# The Adiabatic Theorem and Symmetries of the Hamiltonian

For this question, all operators and states are on a finite dimensional Hilbert space.

Suppose I have a collection of continuously parametrized Hamiltonians $$H(t), 0\leq t\leq T$$. Suppose furthermore that I have a time-independent Hermitian operator $$O$$ such that $$[H(t), O] = 0$$ for all $$t$$. Informally, the adiabatic theorem states that if $$|\psi(0)\rangle$$ is an eigenstate of $$H(0)$$, then, provided the evolution of $$H(t)$$ is sufficiently slow/long, $$|\psi(t)\rangle$$ will remain an eigenstate of $$H(t)$$ for all $$t$$. I am wondering what I can say about the relationship between $$|\psi(t)\rangle$$ and the symmetry operator $$O$$. Suppose for instance that $$|\psi(0)\rangle$$ is also an eigenstate of $$O$$ with eigenvalue $$\lambda$$. My questions are

1. Is it true that $$|\psi(t)\rangle$$ is an eigenstate of $$O$$ for all $$t$$? If so, will it necessarily have the same eigenvalue $$\lambda$$ as $$|\psi(0)\rangle$$?
2. Does the physics change if the eigenspace of $$O$$ associated to $$\lambda$$ is degenerate?

1. If $$| \psi(0) \rangle$$ is initially an eigenvalue of $$O$$ with eigenvalue $$\lambda$$, and $$O$$ commutes with your Hamiltonian $$H(t)$$ for all times $$t$$, then indeed the state will always be an eigenvalue of $$O$$ with eigenvalue $$\lambda$$. This follows trivially by writing the time evolution operator in terms of $$H$$. The most general form possible for the time evolution operator is obtained by the time ordered exponential $$U(t, t_0) = T \exp \Bigg\{ -i \int_{t_0}^t dt' H(t') \Bigg\} = \sum_{n = 0}^{\infty} \frac{(-i)^n}{n!} \int_{t_0}^t dt_1 \ldots \int_{t_0}^t dt_n \ T \Big\{ H(t_1) \ldots H(t_n) \Big\},$$ where $$T$$ is the time-ordering symbol, which orders the $$n$$ instances of the Hamiltonian from latest to earliest in time. This form for the time evolution operator is necessary when (for instance) $$H$$ does not commute with itself at different times. In any case, you can immediately see that $$[O,H(t)] = 0$$ implies $$[O,U(t)] = 0$$ (I've set $$t_0 = 0$$), and therefore $$O |\psi(t) \rangle = O U(t) |\psi(0) \rangle = U(t) O | \psi(0) \rangle = \lambda U(t) | \psi(0) \rangle = \lambda | \psi(t) \rangle$$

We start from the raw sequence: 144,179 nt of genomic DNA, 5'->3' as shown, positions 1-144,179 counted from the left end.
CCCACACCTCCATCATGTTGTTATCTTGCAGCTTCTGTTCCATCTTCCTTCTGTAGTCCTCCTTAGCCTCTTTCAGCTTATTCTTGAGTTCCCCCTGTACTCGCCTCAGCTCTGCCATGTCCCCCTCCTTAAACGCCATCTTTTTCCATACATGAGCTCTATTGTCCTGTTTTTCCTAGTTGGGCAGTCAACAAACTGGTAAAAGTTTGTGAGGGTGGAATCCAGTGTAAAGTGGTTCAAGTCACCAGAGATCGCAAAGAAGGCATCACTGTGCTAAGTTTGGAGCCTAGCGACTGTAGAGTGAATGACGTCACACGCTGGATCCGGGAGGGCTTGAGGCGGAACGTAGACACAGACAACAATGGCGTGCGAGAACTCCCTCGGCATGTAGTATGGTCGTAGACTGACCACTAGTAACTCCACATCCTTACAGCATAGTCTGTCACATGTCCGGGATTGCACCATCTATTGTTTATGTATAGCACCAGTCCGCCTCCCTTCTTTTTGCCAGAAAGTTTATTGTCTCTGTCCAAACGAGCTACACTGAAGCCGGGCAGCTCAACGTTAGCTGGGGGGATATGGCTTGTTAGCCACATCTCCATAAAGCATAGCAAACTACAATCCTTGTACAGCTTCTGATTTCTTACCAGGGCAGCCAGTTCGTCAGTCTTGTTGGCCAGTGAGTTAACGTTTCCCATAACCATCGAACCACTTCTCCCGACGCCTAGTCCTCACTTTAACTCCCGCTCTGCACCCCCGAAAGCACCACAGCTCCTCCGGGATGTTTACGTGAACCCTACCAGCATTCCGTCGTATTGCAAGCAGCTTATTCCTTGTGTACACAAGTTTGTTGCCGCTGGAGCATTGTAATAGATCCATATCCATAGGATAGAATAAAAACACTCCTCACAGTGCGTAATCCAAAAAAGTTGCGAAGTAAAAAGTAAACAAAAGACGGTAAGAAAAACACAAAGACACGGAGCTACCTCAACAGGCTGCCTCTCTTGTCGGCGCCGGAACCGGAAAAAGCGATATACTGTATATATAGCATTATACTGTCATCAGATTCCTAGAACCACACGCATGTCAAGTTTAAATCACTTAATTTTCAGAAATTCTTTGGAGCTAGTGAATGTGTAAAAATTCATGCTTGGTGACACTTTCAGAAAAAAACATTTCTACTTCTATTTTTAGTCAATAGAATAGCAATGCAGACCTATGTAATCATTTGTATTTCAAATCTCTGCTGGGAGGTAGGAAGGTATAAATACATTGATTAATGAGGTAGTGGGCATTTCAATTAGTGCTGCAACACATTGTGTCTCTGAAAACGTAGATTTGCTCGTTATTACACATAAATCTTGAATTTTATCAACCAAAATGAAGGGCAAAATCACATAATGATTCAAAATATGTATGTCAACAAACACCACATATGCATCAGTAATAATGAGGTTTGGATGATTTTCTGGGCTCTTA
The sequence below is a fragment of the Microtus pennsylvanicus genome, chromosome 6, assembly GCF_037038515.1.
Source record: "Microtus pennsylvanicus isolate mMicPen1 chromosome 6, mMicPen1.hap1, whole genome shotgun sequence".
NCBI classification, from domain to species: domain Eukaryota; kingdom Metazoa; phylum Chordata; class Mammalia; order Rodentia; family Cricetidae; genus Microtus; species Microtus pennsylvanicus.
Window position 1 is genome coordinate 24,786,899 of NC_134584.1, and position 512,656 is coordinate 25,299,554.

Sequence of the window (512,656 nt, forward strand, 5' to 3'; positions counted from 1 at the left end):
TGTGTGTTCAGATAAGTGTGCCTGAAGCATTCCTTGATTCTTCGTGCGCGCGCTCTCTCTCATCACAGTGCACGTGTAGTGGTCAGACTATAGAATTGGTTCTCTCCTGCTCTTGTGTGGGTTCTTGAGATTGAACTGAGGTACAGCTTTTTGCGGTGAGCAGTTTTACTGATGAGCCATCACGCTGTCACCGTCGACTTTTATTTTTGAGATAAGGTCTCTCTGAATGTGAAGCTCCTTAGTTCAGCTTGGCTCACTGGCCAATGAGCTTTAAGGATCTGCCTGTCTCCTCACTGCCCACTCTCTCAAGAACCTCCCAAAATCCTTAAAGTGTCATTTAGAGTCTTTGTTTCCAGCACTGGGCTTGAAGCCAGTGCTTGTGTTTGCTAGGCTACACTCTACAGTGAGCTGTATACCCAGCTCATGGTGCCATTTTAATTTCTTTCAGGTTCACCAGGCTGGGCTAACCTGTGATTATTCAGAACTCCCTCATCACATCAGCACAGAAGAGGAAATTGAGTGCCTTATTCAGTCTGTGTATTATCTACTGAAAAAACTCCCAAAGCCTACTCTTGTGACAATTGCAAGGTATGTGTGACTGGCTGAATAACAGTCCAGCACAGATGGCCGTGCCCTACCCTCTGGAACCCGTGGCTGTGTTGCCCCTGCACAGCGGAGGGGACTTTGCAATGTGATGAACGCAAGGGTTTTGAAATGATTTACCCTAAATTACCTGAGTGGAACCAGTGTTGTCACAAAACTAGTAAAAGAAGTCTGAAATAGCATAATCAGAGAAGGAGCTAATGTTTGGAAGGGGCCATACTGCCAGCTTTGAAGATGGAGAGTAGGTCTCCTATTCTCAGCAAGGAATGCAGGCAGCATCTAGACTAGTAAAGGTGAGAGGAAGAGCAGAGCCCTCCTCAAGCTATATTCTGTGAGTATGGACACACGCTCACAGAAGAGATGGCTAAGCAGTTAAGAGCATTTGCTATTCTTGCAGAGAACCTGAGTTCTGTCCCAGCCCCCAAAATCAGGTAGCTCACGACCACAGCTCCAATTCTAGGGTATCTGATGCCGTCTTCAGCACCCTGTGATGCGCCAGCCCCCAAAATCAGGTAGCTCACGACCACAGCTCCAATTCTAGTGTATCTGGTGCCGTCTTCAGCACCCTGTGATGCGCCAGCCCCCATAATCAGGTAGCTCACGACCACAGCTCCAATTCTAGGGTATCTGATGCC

2. From the above, if the eigenspace associated to $$\lambda$$ is nondegenerate then clearly the state $$| \psi(t) \rangle$$ is proportional to $$| \psi(0) \rangle$$ at all times. On the other hand, if the eigenspace is degenerate then there's no reason $$| \psi(t) \rangle$$ can't explore the full eigenspace. As a trivial example, take $$O = 1$$ to be the identity operator on a 2-dimensional Hilbert space, and let $$H(t)$$ be anything that evolves nontrivially.